Returnings of the year

Life outside the studio may be on hold, but the art-making continues. I’m grateful for the manifold privileges of health, safety, and security that allow this. The last year held challenges for all of us, but it would be the height of ignorance and arrogance for me to complain without at least some acknowledgement of wide range of impacts the events of the year had.

Curtailing outside activity means more time in the studio which means more exploration. Currently on tap: further study of human anatomy and deepening my painting skills. I will continue to experiment with transparency vs. opacity through the less prominent medium of gouache. It’s got a lot going for it, despite being somewhat overlooked by artists. I find myself drawn to its protean nature, living in a liminal space between oils and watercolor.

While I play with light, I’ll await returns. The return of spring’s light and warmth, of course. I also hope gentler temperatures and longer days in the Northern hemisphere will co-arise with fandom gatherings, selling in person, browsing by touch, and all the surprise discoveries of the bazaar. Whether by karma or disposition, it is in these contexts that I feel I do best–not the rapidly swirling and chaotic kaleidoscope of the digital realm.

Alas, also visible on the horizon are looming economic storms. Those storms tend to bring serious cultural fallout. The first and favorite target of the austerity champions is always the artists–not the arts, mind you, but the artists themselves. How will queer expression, particularly of a sexual nature fare? I don’t know and I vacillate between hope and despair. The despair of yet another round of the same tired arguments. But hope, yes hope, because we saw this last year a dramatic awakening, of renewed calls for true, and long overdue, social justice. I hope deeply this year sees the return of the tide of justice, too long out, that truly lifts all boats.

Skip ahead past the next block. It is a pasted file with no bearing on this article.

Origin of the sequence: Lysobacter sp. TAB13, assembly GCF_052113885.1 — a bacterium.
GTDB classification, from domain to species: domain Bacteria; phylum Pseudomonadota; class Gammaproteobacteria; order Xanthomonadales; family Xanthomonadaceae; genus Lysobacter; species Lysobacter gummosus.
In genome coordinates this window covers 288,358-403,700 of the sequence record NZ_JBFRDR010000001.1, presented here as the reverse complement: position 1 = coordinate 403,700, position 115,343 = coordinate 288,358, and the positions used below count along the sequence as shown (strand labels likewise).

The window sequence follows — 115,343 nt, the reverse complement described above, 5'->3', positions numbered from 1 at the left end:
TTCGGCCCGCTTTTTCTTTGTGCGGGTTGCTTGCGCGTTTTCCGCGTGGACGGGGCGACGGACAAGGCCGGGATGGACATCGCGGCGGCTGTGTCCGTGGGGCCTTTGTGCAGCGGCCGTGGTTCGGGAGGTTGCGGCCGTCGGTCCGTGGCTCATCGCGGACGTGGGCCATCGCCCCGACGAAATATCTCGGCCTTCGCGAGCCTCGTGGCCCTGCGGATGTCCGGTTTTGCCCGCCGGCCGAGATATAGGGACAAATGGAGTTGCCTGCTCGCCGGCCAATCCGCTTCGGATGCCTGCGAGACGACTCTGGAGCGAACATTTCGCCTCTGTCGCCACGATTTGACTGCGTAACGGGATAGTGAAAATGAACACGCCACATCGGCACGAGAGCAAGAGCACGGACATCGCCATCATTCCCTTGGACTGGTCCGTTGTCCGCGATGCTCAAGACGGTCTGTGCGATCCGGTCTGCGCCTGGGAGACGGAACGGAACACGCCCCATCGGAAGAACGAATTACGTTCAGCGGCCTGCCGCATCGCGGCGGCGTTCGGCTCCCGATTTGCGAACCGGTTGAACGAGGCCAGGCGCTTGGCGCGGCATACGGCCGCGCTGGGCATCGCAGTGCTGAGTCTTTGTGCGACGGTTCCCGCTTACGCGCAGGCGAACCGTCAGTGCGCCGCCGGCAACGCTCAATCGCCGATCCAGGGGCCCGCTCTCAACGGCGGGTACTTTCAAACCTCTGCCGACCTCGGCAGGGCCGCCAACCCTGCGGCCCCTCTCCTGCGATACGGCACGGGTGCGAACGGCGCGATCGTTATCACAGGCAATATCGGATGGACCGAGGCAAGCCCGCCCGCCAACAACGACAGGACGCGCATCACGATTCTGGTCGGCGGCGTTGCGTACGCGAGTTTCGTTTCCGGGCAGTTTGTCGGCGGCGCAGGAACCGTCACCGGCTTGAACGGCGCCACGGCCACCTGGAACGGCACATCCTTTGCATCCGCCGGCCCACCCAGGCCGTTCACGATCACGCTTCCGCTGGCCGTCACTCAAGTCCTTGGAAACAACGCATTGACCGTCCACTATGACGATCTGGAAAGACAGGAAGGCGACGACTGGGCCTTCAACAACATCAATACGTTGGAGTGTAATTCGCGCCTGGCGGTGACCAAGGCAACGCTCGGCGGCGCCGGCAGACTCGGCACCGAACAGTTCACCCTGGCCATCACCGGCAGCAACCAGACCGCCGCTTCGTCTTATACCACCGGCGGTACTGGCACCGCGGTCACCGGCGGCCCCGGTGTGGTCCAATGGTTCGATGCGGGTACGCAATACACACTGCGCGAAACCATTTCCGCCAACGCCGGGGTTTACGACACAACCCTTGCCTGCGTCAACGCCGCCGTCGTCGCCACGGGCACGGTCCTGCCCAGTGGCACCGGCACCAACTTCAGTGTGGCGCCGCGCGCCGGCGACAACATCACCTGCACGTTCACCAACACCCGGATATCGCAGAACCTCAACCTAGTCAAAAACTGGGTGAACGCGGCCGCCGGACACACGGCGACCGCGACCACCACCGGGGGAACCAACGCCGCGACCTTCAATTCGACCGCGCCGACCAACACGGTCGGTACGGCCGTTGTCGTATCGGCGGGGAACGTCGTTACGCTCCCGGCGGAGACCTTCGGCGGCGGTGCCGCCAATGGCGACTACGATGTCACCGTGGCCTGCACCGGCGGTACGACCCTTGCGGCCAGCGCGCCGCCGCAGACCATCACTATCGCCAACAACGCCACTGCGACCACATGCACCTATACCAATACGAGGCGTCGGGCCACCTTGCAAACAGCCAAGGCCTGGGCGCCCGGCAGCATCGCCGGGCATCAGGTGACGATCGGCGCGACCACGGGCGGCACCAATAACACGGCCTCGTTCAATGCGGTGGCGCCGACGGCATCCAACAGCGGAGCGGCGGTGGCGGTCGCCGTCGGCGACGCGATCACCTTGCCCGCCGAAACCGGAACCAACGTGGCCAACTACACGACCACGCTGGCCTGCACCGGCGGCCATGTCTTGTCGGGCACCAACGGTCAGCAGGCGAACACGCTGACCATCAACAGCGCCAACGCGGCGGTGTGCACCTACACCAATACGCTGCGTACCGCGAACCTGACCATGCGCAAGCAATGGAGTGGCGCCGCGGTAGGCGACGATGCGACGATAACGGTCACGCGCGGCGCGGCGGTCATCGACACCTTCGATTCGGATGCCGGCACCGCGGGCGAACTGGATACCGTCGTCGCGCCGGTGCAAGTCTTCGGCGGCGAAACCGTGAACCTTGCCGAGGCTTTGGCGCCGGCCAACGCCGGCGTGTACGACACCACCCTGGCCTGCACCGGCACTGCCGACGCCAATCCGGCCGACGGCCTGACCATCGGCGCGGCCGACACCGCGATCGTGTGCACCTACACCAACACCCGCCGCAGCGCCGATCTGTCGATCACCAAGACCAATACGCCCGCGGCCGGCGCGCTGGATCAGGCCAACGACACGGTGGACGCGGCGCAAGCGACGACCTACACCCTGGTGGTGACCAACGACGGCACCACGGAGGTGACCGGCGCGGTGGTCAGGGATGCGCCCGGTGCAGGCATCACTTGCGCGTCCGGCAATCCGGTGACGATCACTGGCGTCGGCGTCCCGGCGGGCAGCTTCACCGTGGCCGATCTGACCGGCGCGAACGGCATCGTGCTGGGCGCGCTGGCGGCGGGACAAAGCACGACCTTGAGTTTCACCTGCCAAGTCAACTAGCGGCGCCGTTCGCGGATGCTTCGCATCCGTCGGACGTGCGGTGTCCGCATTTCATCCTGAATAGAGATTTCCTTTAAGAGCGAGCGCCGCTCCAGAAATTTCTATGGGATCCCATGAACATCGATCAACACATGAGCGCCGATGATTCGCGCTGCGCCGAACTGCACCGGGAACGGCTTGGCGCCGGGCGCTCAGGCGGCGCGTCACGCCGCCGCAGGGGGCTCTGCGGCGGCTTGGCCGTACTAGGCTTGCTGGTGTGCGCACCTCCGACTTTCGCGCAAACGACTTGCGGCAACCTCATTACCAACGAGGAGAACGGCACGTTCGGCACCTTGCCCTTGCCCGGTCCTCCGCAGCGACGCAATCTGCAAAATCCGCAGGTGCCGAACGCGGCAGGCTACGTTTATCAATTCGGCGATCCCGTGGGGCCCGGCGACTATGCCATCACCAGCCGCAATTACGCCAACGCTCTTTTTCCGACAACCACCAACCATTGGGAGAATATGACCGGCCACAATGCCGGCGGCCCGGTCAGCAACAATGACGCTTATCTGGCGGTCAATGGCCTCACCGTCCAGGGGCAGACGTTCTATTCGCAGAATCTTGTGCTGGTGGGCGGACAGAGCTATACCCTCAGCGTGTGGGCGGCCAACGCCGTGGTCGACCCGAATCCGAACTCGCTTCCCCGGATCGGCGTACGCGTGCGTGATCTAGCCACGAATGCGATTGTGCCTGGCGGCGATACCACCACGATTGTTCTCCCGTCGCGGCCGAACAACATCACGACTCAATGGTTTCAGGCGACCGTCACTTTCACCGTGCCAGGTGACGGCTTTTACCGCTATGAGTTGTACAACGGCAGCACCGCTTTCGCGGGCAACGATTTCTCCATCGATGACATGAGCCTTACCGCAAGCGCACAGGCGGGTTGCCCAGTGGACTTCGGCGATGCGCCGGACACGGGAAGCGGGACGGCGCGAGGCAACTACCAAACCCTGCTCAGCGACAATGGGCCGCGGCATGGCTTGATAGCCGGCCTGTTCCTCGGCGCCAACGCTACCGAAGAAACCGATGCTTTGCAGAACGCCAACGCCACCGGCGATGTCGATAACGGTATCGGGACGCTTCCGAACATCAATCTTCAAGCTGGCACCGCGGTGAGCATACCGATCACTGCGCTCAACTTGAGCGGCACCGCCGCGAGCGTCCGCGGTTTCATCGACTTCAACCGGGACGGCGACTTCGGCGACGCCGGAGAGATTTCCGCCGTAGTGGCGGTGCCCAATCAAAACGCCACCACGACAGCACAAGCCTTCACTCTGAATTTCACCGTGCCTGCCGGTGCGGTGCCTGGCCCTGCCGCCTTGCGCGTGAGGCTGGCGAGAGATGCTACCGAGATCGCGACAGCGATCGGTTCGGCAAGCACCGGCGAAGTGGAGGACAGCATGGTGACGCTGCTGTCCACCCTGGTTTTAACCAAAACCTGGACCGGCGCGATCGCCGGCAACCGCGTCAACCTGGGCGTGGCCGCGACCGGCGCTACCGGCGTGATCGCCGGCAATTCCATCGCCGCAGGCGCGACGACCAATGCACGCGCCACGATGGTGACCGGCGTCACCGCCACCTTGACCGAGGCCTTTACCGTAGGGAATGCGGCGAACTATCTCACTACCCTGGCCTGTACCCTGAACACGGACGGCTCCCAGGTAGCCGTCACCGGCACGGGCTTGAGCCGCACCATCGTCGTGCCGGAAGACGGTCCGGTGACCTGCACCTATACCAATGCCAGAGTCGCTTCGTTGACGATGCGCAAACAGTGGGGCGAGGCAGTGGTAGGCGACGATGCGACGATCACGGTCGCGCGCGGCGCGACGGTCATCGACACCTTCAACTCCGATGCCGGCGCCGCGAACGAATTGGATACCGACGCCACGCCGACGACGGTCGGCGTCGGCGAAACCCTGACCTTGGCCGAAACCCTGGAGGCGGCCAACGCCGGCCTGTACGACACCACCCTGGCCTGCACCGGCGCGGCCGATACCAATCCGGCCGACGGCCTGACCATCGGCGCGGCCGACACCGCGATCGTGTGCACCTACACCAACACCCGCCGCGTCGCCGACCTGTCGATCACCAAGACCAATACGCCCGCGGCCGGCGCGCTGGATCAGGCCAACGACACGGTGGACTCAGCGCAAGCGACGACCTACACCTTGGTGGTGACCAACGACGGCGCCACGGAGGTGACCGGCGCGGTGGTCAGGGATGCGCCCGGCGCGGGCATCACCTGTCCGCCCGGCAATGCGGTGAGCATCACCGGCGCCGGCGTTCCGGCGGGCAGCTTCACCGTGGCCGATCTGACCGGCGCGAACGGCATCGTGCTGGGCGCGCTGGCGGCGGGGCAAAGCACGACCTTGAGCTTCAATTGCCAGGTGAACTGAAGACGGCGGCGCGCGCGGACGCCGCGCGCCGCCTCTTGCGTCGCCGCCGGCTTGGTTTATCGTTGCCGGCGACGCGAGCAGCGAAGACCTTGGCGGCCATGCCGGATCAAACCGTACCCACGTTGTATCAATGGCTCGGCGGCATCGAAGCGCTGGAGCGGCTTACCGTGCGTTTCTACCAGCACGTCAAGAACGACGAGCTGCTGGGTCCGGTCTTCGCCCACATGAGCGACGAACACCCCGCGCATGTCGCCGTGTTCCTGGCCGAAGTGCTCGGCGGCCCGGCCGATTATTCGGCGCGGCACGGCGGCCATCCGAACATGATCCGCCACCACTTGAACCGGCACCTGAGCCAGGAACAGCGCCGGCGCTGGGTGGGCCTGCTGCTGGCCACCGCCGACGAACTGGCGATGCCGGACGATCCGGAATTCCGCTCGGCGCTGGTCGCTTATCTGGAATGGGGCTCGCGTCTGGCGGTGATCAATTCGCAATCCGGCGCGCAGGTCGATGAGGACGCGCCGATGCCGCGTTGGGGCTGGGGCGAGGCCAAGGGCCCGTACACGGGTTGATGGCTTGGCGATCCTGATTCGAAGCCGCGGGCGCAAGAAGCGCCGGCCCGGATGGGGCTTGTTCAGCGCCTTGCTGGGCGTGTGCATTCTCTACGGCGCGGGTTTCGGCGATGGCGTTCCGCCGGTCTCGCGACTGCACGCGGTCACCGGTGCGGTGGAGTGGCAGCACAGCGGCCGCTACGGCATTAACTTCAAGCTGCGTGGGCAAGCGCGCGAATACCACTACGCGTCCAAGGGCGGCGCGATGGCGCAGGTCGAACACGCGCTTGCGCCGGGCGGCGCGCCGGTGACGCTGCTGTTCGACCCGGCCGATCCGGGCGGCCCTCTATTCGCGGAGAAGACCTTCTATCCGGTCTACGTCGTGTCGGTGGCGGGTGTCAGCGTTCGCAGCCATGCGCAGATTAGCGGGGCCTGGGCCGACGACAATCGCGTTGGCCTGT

Published by eddy

Writer and artist Edward Ficklin (he/him) focuses on illustration and visual storytelling using traditional media. He loves exploring the many facets of queer identity and representation in his stories and images. He's also written for the stage. His major works include Antinous and Hadrian (music by Clint Borzoni), an opera about the ill-fated love affair of a Roman emperor and unknown youth from the stix and The Context of Love Lives, a music-theater work based on the lives and writings of Elizabeth Bishop and Oscar Wilde.

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